Tropical Storm Earl was expected to bring two to four inches of rain over the Leeward Islands, Virgin Islands and Puerto Rico through the weekend, according to the National Hurricane Center.
The storm, which formed late on Friday, was about 75 miles north of St. Thomas, in the U.S. Virgin Islands, and moving west northwest at 8 miles per hour, forecasters said in an update early Sunday morning.
A storm is given a name after it reaches wind speeds of at least 39 m.p.h. Earl’s maximum sustained winds were near 50 m.p.h. as of 5 a.m. on Sunday.
The center of the storm was expected to pass to the north of the Virgin Islands and Puerto Rico on Sunday. The storm is expected to move to the north through Tuesday.
While no weather related warnings or watches have been issued, forecasters warned that flash flooding and gusty winds, especially in squalls, were possible over the islands throughout the weekend. Meteorologists also said that mudslides in areas of steep terrain are possible in Puerto Rico. Some areas could get up to six inches of rain.
The Atlantic hurricane season, which runs from June to November, has had a relatively quiet start, with only three named storms before this week. And there were no named storms in the Atlantic during August, the first time that has happened since 1997.
Since Thursday, two tropical storms have formed: Earl, and Tropical Storm Danielle, which briefly became the season’s first hurricane.
In early August, scientists at NOAA issued an updated forecast for the rest of the season, which still predicted an above-normal level of activity. In it, they said that the season — which runs through Nov. 30 — could see 14 to 20 named storms, with six to 10 turning into hurricanes with sustained winds of at least 74 m.p.h. Three to five of those could strengthen into what NOAA calls major hurricanes — Category 3 or stronger — with winds of at least 111 m.p.h.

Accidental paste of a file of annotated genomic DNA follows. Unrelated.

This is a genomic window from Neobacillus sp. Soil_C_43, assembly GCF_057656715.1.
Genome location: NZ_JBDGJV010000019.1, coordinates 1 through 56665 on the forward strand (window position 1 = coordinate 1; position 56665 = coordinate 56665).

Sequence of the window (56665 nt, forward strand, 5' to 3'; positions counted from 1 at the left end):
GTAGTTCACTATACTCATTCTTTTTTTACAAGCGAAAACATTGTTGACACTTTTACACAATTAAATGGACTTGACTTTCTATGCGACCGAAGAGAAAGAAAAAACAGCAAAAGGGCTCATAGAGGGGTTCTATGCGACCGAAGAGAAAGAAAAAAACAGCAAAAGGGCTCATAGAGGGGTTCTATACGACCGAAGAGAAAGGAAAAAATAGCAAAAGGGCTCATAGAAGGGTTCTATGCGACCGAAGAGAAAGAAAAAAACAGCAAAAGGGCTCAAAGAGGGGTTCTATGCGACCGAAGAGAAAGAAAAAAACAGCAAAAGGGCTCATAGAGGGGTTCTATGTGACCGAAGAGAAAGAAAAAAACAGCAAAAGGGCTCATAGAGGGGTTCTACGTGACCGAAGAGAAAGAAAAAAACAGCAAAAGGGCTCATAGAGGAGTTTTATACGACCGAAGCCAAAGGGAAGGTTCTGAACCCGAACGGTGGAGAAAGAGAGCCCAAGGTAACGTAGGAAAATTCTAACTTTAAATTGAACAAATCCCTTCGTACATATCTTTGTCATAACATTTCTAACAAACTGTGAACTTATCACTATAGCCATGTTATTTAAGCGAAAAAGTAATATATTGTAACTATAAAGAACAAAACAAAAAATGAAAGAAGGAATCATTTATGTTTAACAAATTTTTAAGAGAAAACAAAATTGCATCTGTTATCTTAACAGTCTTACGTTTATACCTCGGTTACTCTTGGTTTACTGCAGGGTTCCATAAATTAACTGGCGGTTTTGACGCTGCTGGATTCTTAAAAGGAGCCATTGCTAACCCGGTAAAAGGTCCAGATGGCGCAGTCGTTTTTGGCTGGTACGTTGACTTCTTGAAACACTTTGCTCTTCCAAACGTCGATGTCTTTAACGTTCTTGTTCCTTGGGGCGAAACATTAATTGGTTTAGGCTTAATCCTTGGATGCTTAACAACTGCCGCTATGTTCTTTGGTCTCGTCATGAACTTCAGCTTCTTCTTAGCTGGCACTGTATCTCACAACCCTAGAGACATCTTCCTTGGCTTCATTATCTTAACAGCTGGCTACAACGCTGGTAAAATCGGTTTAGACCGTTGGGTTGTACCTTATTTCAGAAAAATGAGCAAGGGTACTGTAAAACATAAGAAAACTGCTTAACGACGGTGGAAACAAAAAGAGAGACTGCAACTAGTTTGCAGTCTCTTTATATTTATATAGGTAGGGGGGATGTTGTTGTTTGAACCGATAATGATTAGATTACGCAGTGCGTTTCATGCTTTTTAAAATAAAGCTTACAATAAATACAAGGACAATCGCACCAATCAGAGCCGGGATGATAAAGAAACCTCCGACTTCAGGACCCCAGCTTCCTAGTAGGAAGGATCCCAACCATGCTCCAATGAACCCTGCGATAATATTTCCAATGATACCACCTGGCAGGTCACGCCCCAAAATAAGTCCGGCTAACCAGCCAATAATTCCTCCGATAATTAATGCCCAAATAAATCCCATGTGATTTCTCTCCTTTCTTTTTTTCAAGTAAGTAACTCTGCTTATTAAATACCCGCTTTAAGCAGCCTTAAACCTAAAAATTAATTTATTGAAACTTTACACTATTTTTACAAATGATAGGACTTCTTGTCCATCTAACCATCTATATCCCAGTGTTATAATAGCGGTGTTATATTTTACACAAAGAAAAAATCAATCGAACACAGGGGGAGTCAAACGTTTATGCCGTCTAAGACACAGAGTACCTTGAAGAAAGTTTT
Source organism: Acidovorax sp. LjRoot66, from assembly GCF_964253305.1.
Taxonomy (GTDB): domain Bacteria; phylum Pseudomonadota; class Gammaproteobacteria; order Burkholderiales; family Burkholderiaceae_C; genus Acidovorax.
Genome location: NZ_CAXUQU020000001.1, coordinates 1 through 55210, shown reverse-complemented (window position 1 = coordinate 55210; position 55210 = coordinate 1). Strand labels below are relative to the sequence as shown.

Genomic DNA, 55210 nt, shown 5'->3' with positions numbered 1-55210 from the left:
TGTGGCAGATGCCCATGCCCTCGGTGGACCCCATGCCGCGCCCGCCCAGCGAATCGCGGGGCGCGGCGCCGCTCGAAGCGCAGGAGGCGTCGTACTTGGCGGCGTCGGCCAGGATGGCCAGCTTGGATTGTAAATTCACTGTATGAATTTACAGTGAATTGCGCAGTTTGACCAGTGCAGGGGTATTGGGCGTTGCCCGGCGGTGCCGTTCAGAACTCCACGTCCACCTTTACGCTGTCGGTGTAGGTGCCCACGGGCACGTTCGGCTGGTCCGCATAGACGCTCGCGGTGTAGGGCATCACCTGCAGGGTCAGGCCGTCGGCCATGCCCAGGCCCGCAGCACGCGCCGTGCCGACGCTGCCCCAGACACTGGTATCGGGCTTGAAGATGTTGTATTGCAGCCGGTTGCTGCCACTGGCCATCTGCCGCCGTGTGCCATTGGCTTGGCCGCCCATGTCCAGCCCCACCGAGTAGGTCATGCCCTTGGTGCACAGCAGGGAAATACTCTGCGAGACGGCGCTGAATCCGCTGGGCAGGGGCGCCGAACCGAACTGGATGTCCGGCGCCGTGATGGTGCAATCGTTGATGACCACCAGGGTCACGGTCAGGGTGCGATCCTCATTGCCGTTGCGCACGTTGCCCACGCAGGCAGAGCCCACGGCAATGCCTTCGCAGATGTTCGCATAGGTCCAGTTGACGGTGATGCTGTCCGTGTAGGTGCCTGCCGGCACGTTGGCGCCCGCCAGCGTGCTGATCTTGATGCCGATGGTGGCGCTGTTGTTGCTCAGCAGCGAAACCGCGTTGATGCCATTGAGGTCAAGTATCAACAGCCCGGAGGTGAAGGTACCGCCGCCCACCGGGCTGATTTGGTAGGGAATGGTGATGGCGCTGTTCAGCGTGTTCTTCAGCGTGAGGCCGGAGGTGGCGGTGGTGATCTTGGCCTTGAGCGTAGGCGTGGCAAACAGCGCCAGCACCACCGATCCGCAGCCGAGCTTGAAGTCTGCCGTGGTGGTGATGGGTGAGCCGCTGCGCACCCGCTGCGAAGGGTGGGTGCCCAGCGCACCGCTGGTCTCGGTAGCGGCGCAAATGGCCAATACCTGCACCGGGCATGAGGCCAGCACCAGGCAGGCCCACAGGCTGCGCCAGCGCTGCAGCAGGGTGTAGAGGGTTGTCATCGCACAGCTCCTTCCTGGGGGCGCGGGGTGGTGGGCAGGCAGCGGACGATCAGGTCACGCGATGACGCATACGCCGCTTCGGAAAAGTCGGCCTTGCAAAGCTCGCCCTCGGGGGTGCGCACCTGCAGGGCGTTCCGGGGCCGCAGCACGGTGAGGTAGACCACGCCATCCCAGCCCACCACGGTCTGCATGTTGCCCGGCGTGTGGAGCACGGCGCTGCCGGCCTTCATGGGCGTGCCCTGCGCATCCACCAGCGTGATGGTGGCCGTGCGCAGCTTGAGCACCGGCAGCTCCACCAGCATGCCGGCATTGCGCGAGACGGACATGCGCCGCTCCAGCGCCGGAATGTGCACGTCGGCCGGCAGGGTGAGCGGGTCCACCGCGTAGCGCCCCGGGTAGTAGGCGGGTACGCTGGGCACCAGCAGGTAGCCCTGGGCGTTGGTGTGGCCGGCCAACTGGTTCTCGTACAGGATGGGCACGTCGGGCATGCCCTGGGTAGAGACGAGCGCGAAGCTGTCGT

Last year, there were 21 named storms, after a record-breaking 30 in 2020. For the past two years, meteorologists have exhausted the list of names used to identify storms during the Atlantic hurricane season, an occurrence that has happened only one other time, in 2005.
The links between hurricanes and climate change have become clearer with each passing year. Data shows that hurricanes have become stronger worldwide during the past four decades. Over time, a warming planet can expect stronger hurricanes and a higher incidence of the most powerful storms — though the overall number of storms could drop, because factors like stronger wind shear could keep weaker storms from forming.
Hurricanes are also becoming wetter because of more water vapor in the warmer atmosphere; scientists have suggested storms like Hurricane Harvey in 2017 produced far more rain than they would have without the human effects on climate. Also, rising sea levels are contributing to higher storm surge — the most destructive element of tropical cyclones.
McKenna Oxenden and Vimal Patel contributed reporting.